Dean does know, and he's an ungrateful little brat. "Bobby...I don't...I can't...please." Please don't make me tell you how much I've fucked up. Please don't make me.

"Stop being a damn idiot, boy!"

Dean flinches, but it's not because of Bobby. Downstairs, something crashes to the floor. It's muffled, but there's no mistaking the rumbling grizzly growl of Dad in a mood, or the obnoxious magpie triumph of Sam, not satisfied until he shoves his sharp beak straight into a nerve.

And this time the mounting pain feels nothing like being stabbed. It's unhurried, burning merciless like the sun, and it says hello again, Dean. Let's play.

It likes him. It really, really likes him. His body tenses under the suddenly crushing weight of the blanket, jaw clenching, knuckles turning breathlessly pale, nothing but bone and sinew, no, no, no...

"Just...what...what are you thinking, Dean? Why are you-" Bobby rubs the back of his neck in agitation, his voice almost breaking on the last word. Dean hates to see it. He never ever meant to upset Bobby. "You're killing yourself!"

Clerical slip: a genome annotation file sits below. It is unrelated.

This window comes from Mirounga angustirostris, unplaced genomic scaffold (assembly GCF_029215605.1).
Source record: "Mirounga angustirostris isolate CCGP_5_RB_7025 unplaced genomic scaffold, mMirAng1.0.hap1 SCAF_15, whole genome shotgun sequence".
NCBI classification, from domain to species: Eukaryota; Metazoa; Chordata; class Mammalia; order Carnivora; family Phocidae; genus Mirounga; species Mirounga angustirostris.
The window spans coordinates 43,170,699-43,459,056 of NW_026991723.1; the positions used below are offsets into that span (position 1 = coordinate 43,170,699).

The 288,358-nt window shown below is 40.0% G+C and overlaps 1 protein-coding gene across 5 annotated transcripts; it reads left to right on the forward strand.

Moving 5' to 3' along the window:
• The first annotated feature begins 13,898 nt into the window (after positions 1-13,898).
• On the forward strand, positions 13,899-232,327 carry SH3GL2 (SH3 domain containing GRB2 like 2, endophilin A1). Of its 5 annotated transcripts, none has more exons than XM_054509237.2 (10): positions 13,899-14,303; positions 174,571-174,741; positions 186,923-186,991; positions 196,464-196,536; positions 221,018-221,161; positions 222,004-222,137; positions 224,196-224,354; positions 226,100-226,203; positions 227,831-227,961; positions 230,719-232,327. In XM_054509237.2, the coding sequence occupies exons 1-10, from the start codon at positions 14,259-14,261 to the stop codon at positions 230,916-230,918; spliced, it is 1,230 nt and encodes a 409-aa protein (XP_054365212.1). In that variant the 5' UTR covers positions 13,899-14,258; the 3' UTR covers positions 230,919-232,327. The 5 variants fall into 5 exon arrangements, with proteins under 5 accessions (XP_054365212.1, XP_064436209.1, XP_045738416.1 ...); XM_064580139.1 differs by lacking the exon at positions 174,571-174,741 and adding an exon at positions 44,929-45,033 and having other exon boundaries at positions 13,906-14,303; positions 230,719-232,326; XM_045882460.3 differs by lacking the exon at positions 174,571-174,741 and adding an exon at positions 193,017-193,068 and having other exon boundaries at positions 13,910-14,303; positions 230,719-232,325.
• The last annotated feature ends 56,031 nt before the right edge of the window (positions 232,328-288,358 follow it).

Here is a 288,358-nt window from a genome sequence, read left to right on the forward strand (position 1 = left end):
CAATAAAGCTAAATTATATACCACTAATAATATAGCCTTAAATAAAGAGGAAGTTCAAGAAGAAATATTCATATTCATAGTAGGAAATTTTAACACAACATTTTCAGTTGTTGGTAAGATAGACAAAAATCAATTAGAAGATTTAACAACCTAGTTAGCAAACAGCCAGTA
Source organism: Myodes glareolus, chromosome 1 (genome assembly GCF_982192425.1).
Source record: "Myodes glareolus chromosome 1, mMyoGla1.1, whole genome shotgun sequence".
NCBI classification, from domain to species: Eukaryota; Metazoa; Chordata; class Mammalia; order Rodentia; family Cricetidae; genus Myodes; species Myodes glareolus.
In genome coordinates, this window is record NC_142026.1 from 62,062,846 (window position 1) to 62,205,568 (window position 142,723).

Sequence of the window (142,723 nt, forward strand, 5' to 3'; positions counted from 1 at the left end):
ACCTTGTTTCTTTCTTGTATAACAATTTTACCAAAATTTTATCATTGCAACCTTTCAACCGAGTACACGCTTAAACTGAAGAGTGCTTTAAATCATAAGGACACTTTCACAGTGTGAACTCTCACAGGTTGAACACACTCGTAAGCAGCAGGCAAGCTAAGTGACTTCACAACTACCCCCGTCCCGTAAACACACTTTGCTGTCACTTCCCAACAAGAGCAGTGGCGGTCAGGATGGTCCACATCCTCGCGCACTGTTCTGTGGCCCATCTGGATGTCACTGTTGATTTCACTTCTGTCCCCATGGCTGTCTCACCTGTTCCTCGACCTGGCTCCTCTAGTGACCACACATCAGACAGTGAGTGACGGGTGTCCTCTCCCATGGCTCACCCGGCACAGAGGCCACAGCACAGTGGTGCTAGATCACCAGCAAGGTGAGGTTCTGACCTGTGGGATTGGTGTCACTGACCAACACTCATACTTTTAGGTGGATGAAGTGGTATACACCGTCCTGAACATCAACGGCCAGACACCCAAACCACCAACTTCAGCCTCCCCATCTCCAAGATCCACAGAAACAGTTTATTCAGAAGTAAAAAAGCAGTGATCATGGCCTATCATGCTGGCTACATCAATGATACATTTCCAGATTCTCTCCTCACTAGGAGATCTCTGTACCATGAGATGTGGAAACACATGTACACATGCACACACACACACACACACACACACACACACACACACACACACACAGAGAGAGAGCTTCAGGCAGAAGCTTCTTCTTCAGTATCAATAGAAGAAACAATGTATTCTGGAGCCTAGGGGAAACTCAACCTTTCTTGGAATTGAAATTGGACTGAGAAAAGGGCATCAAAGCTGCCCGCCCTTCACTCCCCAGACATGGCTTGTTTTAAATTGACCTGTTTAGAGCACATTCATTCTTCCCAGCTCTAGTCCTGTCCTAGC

"She said..." He swallows thickly, hoping the saliva will drown the whimper that's clawing its way up his throat. "-she said it'd make them stop fighting." And god, how pathetic can he get?

"She? She who, Dean?"

"Our most gracious Queen of the Blackberry Patch," Dean whispers, and Rumsfeld is most definitely white now, and downstairs the voices are getting louder, louder, louder until...

"I hate this life! I hate you! I wish you'd died with Mom in the fire!"

Dean screams.


The darkness had been deep enough that not even the dogs could follow him down, and when he wakes from it the world is dead.

It's night (still? again?) but it's just black. Dusty and dry and lifeless. There are stars, but they're just burning balls of gas, aeons away from him. They don't sing to him any more. He is an island. Removed.